But for a PC port, it’s a good one. It ran silky smooth from launch on my RTX 3070, Ryzen 9 3900X rig (yes, I upgraded) and bugs were few and far between, though not non-existent. A couple of times an enemy would suddenly be propelled into the air by forces unseen, conveniently landing behind me and exposing my position. That’s about as egregious as things got.

Enemies, both human and otherwise, like to set up ambushes in tunnels

Enemies, both human and otherwise, like to set up ambushes in tunnels

Interestingly, about a month before the PC version’s release, axed Days Gone lead John Garvin complained in an interview with fellow designer David Jaffe: “If you love a game, buy it at fucking full price.”

He added: “Don’t complain if a game doesn’t get a sequel if it wasn’t supported at launch. It’s like God of War [2018] got whatever number millions of sales at launch and, you know, Days Gone didn’t.”

The comments seem to be in response to a Bloomberg report stating that Bend had pitched a sequel to Days Gone but that it had been rejected by Sony despite profitability. The report goes on to suggest that Sony’s fixation on blockbuster “exclusives” is strangling innovation and smaller studios within the PlayStation hierarchy, and claims that Bend itself feared that it would end up being merged with current golden boy Naughty Dog (The Last of Us).

I couldn't safely get down from this tower until the horde had moved on

I couldn’t safely get down from this tower until the horde had moved on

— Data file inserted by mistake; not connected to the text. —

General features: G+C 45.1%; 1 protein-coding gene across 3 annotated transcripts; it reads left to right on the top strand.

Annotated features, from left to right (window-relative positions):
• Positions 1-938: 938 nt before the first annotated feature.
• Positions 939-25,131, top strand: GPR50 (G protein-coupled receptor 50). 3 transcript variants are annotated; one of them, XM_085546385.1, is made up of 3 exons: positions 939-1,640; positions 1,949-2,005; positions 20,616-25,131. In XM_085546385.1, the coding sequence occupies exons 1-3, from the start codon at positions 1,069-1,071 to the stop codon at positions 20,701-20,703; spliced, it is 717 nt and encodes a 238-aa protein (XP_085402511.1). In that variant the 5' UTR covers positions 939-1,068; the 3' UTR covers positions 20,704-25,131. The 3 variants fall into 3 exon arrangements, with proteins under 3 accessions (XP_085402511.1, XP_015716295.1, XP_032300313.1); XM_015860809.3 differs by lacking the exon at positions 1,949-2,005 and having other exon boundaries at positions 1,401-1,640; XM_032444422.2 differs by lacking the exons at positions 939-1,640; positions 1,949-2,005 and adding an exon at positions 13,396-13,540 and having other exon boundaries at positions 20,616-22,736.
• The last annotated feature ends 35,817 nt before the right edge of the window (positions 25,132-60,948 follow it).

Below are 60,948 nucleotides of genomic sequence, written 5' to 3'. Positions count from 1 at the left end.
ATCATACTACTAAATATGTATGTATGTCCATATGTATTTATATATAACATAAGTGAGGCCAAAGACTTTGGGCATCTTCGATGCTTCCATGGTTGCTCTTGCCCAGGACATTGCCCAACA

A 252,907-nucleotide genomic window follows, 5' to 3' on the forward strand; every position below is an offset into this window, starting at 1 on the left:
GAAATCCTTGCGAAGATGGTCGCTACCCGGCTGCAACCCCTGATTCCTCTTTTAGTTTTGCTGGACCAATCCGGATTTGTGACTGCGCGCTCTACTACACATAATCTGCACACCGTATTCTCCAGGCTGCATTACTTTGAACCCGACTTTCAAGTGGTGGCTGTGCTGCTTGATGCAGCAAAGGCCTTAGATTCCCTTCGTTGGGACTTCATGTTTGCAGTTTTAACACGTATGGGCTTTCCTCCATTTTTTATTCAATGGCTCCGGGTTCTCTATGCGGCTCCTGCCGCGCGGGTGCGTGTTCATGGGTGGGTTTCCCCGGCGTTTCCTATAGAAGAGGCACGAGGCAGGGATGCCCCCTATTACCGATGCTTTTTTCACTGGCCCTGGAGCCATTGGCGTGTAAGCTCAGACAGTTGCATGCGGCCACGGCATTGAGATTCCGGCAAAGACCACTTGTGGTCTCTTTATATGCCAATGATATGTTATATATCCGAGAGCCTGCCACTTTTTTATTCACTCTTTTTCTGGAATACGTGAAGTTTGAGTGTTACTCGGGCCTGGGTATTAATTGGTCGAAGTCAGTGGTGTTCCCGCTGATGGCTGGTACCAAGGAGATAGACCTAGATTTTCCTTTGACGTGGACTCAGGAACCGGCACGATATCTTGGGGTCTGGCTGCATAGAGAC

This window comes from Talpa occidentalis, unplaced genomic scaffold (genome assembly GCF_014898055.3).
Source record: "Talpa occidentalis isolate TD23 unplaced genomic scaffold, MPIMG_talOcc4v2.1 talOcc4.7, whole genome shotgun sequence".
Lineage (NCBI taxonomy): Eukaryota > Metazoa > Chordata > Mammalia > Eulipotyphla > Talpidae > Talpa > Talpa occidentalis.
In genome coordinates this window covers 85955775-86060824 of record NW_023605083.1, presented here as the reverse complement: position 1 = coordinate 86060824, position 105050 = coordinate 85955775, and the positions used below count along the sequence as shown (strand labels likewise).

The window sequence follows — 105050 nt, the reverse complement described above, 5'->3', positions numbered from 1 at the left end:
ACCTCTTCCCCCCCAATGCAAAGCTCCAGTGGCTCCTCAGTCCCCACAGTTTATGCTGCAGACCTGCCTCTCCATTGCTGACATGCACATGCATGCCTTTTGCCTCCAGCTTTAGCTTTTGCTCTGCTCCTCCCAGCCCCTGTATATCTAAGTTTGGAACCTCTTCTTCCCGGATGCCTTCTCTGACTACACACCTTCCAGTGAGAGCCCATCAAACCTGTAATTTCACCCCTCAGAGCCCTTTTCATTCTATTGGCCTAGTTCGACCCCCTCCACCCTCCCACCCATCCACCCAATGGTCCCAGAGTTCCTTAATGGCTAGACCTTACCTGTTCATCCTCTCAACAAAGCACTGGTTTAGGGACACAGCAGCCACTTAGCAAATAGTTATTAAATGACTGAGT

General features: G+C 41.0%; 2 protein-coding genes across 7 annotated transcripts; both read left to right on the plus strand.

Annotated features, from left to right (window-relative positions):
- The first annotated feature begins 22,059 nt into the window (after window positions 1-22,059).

Perhaps it is the staid formula that meant Days Gone didn’t sell like hotcakes. But that doesn’t mean it isn’t a good game. Not mind-blowing, sure, but a merry romp all the same. The script is believable, the characters stand out, and the story unravels slowly. The acting is enjoyable too, particularly Deacon, whose frayed sanity and likeness is portrayed by Sam Witwer.

Anecdotally, Days Gone didn’t run especially well on its original PlayStation 4 jaunt. I didn’t grab it despite owning the console but was happy to check out the port and was pleasantly surprised. As such, you could safely consider this to be the definitive version. Long may this trend continue – and it looks like it will seeing as Uncharted 4 is the next PlayStation “exclusive” headed for PC.

Days Gone does, however, make me wonder how the considerably more lo-fi, sandboxy, and perennially in-development Project Zomboid is looking these days… A topic for another column perhaps. ®

Bootnote

Rich played the first 20 hours of Days Gone on Twitch as ExcellentSword. Chuck him a follow for more video game impressions as they happen! Every Monday, Wednesday, Friday, and Saturday from around 8:30-9pm UK time.

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NFT sales hit 12-month low after cryptocurrency crash | Non-fungible tokens (NFTs)

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Non-fungible tokens have been swept up in the cryptocurrency crash as sales reached a 12-month low in June.

NFTs confer ownership of a unique digital item – often a piece of virtual art – upon someone, even if that item can be easily copied. Ownership is recorded on a digital, decentralised ledger known as a blockchain.

Sales of NFTs totalled just over $1bn (£830m) in June, according to the crypto research firm Chainalysis, their worst performance since the same month last year when sales were $648m. Sales reached a peak of $12.6bn in January.

“This decline is definitely linked to the broader slowdown in crypto markets,” said Ethan McMahon, a Chainalysis economist.

“Times like this inevitably lead to consolidation within the affected markets, and for NFTs we will likely see a pullback in terms of the collections and types of NFTs that reach prominence.”